In his Theodicy Leibnitz argues, like not a few predecessors, that this universe must be regarded as the best of all possible universes.
He argues, from the principle quicquid est in effectibus esse et in causis, that the elements and the whole world have sensation, and thus he appears to derive the organic part of nature out of the so-called " inorganic."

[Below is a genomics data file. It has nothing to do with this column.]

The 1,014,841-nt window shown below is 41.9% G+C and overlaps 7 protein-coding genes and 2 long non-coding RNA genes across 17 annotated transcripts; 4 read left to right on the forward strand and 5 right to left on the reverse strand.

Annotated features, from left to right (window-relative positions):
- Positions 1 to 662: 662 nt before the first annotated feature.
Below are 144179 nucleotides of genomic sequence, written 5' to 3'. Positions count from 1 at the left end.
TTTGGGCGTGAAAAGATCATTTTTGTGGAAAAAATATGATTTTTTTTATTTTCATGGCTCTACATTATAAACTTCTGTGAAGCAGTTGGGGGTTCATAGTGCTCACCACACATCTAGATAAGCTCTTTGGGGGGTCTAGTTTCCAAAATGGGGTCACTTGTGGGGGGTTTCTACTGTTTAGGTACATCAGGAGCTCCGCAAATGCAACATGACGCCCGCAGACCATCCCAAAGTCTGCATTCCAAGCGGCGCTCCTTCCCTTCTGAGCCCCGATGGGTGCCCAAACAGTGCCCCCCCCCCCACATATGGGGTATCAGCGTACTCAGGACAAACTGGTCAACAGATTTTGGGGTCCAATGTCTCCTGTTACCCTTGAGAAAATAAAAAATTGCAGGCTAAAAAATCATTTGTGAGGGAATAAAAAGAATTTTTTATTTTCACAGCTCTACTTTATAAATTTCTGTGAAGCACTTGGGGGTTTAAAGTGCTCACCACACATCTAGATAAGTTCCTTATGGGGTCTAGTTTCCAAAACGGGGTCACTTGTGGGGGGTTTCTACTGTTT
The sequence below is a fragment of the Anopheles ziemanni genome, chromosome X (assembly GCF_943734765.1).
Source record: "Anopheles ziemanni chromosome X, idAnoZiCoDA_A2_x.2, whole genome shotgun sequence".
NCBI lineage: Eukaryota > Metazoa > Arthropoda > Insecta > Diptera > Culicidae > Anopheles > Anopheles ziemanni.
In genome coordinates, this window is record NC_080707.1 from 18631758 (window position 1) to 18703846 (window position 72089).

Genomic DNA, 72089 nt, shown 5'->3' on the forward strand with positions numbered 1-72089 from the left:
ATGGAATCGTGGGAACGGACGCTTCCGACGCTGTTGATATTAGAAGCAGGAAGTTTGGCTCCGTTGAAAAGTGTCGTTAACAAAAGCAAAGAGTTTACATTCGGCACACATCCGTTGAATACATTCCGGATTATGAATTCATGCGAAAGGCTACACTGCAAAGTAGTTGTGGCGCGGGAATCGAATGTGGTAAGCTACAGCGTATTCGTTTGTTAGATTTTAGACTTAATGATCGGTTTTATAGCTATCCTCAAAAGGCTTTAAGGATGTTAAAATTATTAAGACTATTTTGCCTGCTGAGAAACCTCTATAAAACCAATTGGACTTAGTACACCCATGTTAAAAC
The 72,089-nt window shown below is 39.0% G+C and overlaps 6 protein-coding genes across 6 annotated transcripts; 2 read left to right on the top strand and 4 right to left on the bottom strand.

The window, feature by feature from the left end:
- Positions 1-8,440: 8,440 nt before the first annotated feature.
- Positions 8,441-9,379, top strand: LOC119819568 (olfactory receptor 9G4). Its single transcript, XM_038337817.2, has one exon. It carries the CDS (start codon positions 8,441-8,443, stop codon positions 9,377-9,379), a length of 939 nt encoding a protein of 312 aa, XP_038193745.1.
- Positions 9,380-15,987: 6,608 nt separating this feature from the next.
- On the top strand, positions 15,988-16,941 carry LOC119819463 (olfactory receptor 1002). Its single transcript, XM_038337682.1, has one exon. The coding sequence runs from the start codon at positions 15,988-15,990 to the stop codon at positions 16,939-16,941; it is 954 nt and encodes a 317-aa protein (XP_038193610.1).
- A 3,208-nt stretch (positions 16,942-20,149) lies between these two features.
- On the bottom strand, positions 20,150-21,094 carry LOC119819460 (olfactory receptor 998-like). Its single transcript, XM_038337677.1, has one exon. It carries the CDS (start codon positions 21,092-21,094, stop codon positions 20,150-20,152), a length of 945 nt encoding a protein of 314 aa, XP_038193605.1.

The former distinctly argues against the idea of a deterioration of man in the past.
The fourth argues for the orthodox belief of the two natures and one person of Christ.
Adam Ferguson (Institutes of Moral Philosophy, p. 119, new ed., 1800) argues that " the desire for immortality is an instinct, and can reasonably be regarded as an indication of that which the author of this desire wills to do."